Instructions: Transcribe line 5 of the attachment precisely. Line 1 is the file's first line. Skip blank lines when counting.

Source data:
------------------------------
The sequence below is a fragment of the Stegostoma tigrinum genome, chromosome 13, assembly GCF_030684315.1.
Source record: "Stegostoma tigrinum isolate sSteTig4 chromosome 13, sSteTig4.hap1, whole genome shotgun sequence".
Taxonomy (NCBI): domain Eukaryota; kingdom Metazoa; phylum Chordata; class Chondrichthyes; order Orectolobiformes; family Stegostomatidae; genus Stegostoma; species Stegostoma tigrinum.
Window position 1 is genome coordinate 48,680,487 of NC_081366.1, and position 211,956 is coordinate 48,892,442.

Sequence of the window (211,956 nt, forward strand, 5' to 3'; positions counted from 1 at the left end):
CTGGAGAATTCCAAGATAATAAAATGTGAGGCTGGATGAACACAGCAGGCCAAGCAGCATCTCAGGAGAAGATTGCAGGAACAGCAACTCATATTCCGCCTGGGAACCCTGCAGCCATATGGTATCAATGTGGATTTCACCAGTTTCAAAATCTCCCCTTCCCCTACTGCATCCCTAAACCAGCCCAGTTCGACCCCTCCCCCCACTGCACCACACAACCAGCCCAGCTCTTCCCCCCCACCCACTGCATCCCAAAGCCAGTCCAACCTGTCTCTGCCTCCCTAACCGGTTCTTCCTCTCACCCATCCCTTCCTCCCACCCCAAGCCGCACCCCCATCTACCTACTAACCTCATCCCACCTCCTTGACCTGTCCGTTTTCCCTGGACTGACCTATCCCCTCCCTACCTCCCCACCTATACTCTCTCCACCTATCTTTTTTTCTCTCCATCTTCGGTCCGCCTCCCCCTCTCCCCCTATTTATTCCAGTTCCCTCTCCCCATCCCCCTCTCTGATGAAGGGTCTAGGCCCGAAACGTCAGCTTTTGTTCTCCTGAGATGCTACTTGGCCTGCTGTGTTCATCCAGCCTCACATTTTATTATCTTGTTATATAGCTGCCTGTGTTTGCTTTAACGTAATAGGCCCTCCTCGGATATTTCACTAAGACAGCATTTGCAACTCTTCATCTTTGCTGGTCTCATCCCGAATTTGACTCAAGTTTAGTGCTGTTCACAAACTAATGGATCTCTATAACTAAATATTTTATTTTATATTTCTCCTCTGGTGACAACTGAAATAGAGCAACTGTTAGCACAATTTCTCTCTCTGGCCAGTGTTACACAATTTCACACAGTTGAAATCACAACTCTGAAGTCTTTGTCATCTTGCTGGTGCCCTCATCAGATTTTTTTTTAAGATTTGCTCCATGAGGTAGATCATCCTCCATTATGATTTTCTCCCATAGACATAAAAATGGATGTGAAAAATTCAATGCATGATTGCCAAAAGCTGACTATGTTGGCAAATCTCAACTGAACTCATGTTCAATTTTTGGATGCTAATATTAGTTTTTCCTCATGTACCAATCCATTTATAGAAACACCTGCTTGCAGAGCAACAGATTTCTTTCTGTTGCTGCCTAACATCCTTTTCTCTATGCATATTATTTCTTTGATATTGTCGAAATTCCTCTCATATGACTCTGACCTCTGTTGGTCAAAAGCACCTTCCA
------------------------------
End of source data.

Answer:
Sequence of the window (211,956 nt, forward strand, 5' to 3'; positions counted from 1 at the left end):